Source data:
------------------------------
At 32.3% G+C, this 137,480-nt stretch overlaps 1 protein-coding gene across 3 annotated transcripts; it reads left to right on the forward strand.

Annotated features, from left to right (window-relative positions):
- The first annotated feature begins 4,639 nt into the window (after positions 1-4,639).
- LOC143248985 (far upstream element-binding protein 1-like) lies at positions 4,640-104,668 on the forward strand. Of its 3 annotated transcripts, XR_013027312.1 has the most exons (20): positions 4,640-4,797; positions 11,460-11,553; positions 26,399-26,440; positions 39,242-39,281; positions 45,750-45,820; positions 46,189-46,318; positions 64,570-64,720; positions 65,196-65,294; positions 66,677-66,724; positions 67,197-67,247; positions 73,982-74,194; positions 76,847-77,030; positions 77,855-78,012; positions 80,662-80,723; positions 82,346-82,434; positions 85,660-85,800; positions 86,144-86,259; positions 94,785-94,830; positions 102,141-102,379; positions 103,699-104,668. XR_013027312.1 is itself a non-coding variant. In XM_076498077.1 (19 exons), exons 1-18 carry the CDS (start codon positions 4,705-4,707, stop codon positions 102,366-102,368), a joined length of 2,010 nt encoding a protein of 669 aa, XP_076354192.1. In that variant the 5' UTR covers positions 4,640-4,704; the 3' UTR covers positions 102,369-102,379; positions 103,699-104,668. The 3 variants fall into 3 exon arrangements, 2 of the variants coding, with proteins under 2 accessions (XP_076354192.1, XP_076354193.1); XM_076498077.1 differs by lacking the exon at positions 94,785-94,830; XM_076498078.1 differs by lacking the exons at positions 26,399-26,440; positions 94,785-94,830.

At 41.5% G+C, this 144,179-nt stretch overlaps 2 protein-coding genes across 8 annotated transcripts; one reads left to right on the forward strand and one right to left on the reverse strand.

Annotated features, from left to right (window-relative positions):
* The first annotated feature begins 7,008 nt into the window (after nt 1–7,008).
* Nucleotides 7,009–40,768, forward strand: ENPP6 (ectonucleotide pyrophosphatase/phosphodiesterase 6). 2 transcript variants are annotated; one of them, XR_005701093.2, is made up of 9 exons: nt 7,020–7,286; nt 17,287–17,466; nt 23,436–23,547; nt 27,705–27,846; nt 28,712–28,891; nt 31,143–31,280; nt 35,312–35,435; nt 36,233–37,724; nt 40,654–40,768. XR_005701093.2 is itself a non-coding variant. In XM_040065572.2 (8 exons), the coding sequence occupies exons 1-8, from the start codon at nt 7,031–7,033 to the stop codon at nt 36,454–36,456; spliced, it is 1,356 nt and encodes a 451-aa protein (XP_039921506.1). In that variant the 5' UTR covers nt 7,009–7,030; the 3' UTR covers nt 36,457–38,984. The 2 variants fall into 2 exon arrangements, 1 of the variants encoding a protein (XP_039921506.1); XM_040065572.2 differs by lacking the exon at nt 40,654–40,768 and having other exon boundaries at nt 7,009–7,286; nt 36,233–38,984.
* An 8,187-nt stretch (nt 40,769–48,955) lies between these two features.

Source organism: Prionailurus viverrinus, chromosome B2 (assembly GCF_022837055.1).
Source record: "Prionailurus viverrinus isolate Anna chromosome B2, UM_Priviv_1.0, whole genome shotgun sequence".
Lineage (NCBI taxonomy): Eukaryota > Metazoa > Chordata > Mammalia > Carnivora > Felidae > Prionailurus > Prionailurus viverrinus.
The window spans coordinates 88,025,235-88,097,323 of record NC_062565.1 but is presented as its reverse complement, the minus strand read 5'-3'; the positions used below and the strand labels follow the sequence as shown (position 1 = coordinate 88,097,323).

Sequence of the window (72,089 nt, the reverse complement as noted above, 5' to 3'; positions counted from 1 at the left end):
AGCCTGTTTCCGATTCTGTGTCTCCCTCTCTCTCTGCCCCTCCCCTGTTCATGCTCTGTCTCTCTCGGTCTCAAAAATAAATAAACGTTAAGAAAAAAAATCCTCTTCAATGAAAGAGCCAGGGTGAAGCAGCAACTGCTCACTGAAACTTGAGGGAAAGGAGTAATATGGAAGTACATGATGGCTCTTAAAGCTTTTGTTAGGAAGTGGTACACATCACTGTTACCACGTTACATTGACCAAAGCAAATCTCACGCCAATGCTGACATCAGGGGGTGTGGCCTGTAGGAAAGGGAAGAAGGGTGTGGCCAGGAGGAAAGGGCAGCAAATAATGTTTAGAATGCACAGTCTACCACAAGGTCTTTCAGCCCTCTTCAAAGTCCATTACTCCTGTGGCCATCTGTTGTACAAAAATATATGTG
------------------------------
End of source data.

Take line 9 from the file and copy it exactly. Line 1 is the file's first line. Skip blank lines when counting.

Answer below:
* An 8,187-nt stretch (nt 40,769–48,955) lies between these two features.